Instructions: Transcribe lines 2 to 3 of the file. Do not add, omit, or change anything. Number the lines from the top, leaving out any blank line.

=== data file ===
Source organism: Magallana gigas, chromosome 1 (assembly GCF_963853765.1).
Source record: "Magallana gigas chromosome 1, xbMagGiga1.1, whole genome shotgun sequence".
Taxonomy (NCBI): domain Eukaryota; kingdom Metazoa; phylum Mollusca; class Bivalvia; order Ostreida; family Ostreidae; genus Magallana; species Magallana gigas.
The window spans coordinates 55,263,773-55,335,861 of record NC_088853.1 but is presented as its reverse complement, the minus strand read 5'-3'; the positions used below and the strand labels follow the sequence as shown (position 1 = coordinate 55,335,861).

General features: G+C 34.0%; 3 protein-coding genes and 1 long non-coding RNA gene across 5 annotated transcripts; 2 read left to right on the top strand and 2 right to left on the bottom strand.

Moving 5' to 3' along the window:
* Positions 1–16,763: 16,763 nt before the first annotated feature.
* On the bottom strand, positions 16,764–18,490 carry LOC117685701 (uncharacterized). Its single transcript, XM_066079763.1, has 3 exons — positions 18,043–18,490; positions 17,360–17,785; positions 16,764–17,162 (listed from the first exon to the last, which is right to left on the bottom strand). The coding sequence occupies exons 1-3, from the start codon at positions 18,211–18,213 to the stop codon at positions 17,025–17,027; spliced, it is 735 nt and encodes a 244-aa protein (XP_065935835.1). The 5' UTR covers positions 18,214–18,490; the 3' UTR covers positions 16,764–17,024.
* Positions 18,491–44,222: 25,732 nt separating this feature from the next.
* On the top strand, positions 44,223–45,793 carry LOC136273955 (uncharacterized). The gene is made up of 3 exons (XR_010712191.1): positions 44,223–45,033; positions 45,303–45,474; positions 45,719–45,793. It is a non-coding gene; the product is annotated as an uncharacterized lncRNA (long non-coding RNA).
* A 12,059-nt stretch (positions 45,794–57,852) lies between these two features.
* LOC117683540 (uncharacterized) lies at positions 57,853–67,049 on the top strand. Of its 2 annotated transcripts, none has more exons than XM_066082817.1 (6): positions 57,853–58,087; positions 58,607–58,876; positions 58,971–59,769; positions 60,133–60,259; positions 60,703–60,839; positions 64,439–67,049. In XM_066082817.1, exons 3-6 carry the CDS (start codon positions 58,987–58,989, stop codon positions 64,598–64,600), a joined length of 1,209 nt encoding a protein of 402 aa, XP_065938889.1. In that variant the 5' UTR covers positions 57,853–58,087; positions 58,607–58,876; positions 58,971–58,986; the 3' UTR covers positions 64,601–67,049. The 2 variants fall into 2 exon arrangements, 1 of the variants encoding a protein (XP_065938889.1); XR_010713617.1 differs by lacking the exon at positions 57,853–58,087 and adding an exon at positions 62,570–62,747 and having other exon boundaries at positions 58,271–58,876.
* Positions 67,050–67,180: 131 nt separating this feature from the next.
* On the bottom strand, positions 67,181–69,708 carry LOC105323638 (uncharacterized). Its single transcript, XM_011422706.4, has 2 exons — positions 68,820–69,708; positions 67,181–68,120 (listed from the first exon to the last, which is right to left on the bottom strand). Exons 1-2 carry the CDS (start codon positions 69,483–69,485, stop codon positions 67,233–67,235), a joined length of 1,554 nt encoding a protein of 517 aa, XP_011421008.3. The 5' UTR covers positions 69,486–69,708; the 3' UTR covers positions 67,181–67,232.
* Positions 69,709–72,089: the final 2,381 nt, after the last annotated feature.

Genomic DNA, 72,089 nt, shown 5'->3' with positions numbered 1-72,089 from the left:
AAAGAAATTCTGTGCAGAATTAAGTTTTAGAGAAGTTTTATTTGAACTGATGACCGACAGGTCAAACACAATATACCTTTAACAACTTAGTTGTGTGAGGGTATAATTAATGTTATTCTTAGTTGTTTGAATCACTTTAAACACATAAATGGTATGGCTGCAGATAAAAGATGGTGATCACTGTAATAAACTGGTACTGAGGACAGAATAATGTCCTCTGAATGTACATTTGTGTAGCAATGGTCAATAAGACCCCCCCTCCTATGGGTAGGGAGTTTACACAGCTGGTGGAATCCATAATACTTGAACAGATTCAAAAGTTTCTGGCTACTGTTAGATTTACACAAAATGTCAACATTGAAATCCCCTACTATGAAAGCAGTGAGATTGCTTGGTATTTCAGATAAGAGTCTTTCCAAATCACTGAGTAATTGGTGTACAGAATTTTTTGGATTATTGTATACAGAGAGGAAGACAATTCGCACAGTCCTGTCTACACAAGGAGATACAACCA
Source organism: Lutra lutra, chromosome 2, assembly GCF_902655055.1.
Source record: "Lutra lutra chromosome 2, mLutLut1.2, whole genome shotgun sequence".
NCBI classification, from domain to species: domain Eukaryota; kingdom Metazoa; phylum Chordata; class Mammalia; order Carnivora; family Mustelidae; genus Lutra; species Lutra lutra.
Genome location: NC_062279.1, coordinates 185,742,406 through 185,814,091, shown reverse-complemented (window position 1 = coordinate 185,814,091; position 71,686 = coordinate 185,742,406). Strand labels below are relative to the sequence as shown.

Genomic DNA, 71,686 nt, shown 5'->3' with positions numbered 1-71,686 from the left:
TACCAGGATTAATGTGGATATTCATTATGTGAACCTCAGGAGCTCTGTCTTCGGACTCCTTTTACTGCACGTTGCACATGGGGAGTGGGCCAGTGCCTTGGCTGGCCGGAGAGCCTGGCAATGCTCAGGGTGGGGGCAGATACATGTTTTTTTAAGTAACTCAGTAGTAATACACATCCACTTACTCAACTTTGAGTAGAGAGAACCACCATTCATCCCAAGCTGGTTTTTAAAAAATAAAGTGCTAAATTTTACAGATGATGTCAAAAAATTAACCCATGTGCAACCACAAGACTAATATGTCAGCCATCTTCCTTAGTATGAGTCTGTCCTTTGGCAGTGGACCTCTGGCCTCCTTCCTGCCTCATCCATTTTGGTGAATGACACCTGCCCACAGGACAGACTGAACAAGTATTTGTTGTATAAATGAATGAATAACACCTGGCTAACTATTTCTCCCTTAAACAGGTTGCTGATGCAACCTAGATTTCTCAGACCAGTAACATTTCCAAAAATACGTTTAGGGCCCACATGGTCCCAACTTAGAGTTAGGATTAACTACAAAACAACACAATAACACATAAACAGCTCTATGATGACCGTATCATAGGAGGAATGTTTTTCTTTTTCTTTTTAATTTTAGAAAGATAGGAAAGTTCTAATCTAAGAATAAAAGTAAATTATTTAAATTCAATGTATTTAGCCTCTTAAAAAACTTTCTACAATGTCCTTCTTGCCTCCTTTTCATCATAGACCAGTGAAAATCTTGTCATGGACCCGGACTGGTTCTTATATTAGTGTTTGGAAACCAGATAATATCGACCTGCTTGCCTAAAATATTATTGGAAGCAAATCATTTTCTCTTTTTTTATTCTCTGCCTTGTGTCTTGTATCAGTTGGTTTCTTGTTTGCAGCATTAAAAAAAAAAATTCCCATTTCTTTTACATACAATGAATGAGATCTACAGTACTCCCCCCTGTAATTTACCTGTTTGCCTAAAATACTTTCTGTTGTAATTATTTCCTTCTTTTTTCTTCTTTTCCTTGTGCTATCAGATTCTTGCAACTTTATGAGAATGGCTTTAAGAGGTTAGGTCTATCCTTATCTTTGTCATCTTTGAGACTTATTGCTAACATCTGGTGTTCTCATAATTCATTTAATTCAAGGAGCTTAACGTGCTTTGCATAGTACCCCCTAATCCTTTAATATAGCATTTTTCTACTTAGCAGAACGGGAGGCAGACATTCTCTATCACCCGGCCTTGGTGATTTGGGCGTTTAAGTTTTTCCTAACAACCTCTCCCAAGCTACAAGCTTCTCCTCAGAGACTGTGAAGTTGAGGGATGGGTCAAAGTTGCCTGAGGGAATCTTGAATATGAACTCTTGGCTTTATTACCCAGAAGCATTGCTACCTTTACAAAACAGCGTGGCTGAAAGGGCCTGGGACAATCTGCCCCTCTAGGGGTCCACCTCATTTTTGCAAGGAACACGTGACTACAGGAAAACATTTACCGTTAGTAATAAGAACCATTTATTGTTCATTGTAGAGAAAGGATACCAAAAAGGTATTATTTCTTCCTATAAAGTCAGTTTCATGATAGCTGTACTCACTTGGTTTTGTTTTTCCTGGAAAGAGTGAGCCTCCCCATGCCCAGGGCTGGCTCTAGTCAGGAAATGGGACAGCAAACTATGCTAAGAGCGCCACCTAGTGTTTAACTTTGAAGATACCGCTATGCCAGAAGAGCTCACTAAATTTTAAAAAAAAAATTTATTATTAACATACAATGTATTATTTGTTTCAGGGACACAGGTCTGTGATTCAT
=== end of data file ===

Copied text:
Source record: "Magallana gigas chromosome 1, xbMagGiga1.1, whole genome shotgun sequence".
Taxonomy (NCBI): domain Eukaryota; kingdom Metazoa; phylum Mollusca; class Bivalvia; order Ostreida; family Ostreidae; genus Magallana; species Magallana gigas.